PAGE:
What We Learned from New England Patriots Training Camp, 8/8
Wrapping up a few observations from Wednesday's walk-through, the second joint practice with the New Orleans Saints.
Tom Brady Still Takes Poor Performances Seriously
Tuesday was an average day for Tom Brady. Anyone who knows, follows or covers Brady knows that average just isn't good enough. Good isn't good enough, and sometimes even great isn't good enough.
Brady expects perfection, and on Wednesday, he almost got it.
He started by completing all eight of his passes in seven-on-seven drills, and went an impressive 9-for-10 in 11-on-11 work.
He's one of the fiercest competitors in the game, and that drive showed in his determination to rebound after a less-than-perfect performance on Tuesday.
It's obviously important that Brandon Bolden has looked good at running back in practices up to this point, running with authority and showing burst along with an ability to get to the edge. He also caught passes out of the backfield in team drills, showing some versatility to his game.
But if he wants to improve his chances at ending camp on the roster, one great way to do it is with contributions on special teams. Head coach Bill Belichick indicated Bolden could see some work there, and he got some run with the kickoff coverage unit in Wednesday's practice.
That wasn't the first time we'd seen it, but his continued reps there bode well for his chances at making the roster.
"I think he seems like he’s done a decent job in the areas that we’ve asked him to work in; special teams," Belichick said in a press conference last week. "He can catch the ball, has some skill in the passing game and he had some production in the running game in college. We’ve only seen that in drills, we haven’t seen that really in live competition yet. But based on college, it looked like he can run the ball. Pretty smart guy, can catch [and] can play in the kicking game."
Stew Milne-US PRESSWIRE
The Patriots have two of the league's best tight ends, but with Rob Gronkowski getting much of the limelight, Aaron Hernandez can oftentimes fall under the radar.
Rest assured, he was firmly on the radar Tuesday and Wednesday, giving the Saints defensive backs a fair share of headaches. Whether it was an arching 40-yard spiral from quarterback Tom Brady in a one-on-one drill or making one catch after another in 11-on-11 work, Hernandez has given Brady plenty of reasons to keep looking his way in practice.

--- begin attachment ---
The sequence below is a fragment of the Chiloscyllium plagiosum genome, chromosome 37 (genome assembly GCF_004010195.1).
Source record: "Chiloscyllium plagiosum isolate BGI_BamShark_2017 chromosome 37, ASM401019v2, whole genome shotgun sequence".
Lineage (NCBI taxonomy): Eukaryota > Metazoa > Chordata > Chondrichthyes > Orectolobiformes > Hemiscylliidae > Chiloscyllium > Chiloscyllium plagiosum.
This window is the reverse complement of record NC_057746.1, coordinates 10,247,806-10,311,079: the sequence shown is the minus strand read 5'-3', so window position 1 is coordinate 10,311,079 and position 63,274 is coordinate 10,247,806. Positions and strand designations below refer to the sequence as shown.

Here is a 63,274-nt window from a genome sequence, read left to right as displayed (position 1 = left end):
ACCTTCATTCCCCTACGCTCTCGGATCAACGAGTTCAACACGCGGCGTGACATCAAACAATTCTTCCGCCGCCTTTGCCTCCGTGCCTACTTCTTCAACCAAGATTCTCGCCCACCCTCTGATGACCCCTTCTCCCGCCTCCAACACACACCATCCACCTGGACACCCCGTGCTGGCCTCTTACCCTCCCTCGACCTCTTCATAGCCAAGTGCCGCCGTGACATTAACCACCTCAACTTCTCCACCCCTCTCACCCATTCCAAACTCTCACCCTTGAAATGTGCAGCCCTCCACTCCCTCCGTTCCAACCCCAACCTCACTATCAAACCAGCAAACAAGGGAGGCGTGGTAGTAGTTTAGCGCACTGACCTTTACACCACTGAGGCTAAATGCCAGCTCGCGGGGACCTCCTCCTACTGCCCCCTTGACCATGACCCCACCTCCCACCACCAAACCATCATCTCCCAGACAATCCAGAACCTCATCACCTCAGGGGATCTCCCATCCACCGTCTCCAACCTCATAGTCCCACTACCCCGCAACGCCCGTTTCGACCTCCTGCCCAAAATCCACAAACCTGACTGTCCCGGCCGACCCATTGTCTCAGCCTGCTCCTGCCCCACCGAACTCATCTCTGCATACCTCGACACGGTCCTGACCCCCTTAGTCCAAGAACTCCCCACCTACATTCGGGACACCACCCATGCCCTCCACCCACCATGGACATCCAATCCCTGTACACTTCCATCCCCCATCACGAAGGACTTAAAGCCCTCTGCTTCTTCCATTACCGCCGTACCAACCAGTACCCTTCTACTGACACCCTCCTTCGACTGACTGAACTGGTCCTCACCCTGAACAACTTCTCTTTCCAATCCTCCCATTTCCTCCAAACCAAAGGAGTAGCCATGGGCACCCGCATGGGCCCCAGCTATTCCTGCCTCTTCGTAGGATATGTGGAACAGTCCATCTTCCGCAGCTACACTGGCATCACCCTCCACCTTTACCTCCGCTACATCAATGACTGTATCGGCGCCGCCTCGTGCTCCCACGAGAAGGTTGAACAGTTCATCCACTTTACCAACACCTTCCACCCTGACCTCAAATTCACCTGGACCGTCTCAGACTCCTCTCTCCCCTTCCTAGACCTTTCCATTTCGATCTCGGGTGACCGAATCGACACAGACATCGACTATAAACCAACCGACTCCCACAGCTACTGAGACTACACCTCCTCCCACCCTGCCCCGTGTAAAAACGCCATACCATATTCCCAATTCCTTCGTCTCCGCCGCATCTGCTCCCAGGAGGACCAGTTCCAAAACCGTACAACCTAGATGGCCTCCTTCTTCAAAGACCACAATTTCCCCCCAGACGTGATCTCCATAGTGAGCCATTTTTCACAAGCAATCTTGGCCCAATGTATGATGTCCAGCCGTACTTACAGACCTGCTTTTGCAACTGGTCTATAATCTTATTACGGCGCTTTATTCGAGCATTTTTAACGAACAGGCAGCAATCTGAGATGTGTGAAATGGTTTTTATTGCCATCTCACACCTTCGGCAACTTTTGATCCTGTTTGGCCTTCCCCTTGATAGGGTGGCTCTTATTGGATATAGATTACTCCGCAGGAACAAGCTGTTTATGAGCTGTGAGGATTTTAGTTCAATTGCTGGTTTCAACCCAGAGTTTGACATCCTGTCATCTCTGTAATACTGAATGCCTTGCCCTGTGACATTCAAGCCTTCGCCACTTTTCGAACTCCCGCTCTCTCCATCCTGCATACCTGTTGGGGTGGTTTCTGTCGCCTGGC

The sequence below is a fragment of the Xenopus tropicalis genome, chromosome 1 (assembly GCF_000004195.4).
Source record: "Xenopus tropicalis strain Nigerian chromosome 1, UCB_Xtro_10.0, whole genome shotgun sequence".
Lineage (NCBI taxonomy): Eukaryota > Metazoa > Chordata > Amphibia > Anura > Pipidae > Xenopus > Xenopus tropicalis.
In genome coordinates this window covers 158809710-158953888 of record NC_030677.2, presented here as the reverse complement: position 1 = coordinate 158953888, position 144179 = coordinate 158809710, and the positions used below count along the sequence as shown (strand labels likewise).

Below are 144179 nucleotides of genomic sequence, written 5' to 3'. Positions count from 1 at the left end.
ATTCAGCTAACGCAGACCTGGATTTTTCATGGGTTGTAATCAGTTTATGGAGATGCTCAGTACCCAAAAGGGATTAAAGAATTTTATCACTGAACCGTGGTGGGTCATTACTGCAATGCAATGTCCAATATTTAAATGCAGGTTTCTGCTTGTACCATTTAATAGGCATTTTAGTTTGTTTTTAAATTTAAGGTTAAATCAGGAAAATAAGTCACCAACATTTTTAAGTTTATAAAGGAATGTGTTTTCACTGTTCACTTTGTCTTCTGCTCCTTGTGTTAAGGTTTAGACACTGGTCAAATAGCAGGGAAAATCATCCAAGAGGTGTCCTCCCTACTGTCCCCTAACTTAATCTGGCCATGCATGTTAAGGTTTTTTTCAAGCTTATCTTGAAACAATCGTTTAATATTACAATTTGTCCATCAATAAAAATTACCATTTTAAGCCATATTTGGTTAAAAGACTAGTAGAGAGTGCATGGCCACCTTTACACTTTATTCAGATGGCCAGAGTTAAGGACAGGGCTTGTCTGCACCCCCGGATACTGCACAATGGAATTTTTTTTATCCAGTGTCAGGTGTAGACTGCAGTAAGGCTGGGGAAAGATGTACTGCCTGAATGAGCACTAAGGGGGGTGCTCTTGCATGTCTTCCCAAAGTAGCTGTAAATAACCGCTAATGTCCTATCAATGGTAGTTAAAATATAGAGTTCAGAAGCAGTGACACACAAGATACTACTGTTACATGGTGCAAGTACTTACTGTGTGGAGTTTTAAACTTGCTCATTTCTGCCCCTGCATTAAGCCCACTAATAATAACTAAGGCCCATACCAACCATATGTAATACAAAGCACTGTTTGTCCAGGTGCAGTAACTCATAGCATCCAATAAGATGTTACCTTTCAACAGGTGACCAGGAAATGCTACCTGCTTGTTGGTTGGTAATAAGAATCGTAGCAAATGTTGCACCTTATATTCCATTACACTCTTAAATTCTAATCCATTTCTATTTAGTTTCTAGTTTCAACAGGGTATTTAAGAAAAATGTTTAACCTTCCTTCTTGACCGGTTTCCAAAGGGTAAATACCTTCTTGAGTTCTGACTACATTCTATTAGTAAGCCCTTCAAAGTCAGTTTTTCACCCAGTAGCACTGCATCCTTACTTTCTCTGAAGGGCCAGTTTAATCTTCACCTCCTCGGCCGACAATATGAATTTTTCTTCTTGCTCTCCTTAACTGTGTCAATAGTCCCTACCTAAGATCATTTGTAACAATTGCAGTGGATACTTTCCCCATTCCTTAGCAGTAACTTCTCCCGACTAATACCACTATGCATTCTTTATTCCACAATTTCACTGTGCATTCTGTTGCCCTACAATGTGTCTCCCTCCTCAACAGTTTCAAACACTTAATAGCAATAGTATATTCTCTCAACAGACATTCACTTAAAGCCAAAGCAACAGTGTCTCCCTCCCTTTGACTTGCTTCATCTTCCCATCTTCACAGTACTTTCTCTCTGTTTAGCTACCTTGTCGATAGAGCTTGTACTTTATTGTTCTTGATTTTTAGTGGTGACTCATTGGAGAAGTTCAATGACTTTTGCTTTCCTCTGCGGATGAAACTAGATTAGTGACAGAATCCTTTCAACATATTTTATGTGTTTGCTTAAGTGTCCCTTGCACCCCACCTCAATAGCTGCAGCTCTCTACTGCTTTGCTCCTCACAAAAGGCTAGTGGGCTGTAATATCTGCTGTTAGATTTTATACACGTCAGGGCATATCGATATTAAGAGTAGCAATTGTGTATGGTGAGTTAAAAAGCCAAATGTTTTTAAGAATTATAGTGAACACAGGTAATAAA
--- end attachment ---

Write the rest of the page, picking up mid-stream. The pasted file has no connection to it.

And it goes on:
That rhythm and rapport should trickle over onto the field when the games matter.
There are a bevy of weapons at Brady's disposal, but it wouldn't surprise me if Hernandez becomes Brady's favorite target this season. He is proving impossible to cover, consistently getting separation and rarely dropping the ball.
The Patriots were widely scrutinized for drafting safety Tavon Wilson in the second round, with many draftniks predicting the Illinois safety would be available in the sixth or seventh round. But the conviction that led the Patriots to select the little-known safety so high has spilled over onto the practice field over the 12 practices thus far.
Wilson has gotten plenty of run with the first-team defense in those practices, and I noted earlier that he got extended time on defense and was spotted chatting with Belichick at one point.
"I think he’s been on a steady course since he got here," Belichick said of Wilson earlier last week. "Tavon works hard. He’s very attentive, he asks good questions, he really pays attention and he’s a hardworking kid, both on and off the field. Steady improvement, long way to go, tough position to play and a tough position to transition into because of all the different things in the passing game and formations and matchups, all those type of things that veteran safeties would recognize—where the advantage of the matchup is to the offense and what we can do about it schematically or what we can do about it in terms of anticipation by formation and so forth. I think he’s coming along."
Wilson has also gotten some run on special teams, contributing on kickoff coverage and on the kickoff return unit. He feels he can contribute there, and from this perspective, his ability and willingness to do so will only help him earn the appreciation of his coaches.
"I just try to do as much as they ask me to do because that kind of opens up some opportunities for you getting on the field," Wilson said. "I just try to go out there and do everything to the best of my ability."
Erik Frenz is the AFC East lead blogger for Bleacher Report. Be sure to follow Erik on Twitter and "like" the AFC East blog on Facebook to keep up with all the updates. Unless specified otherwise, all quotes obtained first-hand.
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